Stock-option irregularities found at Apple


NEW YORK -- Apple Computer CEO Steve Jobs apologized Wednesday for stock-option irregularities that the company said an internal investigation has uncovered and that likely will lead to restatements of past financial statements.

"In a few instances, Apple CEO Steve Jobs was aware that favorable grant dates had been selected, but he did not receive or otherwise benefit from these grants and was unaware of the accounting implications," the company said.

Said Jobs: "I apologize to Apple's shareholders and employees for these problems, which happened on my watch. They are completely out of character for Apple. We will now work to resolve the remaining issues as quickly as possible and to put the proper remedial measures in place to ensure that this never happens again."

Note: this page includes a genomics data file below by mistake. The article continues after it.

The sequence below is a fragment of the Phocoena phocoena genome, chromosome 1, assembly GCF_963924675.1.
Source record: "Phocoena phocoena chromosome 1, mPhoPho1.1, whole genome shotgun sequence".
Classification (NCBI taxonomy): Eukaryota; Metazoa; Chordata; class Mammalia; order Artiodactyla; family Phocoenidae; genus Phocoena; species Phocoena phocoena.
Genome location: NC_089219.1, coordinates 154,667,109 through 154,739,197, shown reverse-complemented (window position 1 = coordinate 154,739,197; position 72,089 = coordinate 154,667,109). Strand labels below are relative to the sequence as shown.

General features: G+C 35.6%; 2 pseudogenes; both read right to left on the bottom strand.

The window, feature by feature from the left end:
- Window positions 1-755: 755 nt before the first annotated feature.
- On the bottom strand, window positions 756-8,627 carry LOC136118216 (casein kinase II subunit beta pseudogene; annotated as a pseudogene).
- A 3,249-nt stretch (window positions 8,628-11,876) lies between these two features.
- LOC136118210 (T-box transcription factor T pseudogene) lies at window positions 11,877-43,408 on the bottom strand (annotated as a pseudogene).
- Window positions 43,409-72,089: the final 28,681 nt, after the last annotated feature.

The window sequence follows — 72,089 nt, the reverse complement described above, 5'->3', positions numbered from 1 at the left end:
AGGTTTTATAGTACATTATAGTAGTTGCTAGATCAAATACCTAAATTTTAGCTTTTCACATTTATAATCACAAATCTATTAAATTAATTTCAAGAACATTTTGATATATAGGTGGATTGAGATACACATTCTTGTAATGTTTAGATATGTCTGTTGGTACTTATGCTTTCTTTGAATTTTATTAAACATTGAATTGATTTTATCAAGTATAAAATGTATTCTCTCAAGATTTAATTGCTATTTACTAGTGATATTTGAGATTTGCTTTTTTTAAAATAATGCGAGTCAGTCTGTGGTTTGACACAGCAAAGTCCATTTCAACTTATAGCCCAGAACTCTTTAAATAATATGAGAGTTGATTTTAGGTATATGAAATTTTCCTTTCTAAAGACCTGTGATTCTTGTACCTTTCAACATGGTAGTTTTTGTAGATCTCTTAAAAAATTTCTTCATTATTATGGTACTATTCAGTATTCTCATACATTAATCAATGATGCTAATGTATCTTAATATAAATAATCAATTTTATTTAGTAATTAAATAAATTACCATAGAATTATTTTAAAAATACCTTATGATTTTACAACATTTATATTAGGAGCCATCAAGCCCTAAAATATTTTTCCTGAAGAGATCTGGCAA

Apple also said Wednesday that former chief financial officer Fred Anderson has resigned from its board. The executive, who was finance chief from 1996-2004, told the firm he believes his resignation is in Apple's best interest.

Apple said a special committee of outside directors together with independent counsel and accountants examined loads of documents in the internal probe. More than 650,000 e-mails and documents, as well as interviews with more than 40 current and former employees, directors and advisers were part of the investigation.

The probe found "no misconduct by any member of Apple's current management team," the company said. However, it raised "serious concerns" over the actions of two former company officials in connection with the accounting, recording and reporting of options grants, the firm added.

Apple also said that stock-option grants made on 15 dates from 1997-2002 appear to have grant dates assigned to them that precede their approval.

Before the update of the option probe's results, Apple shares closed up 1.8% at $75.38.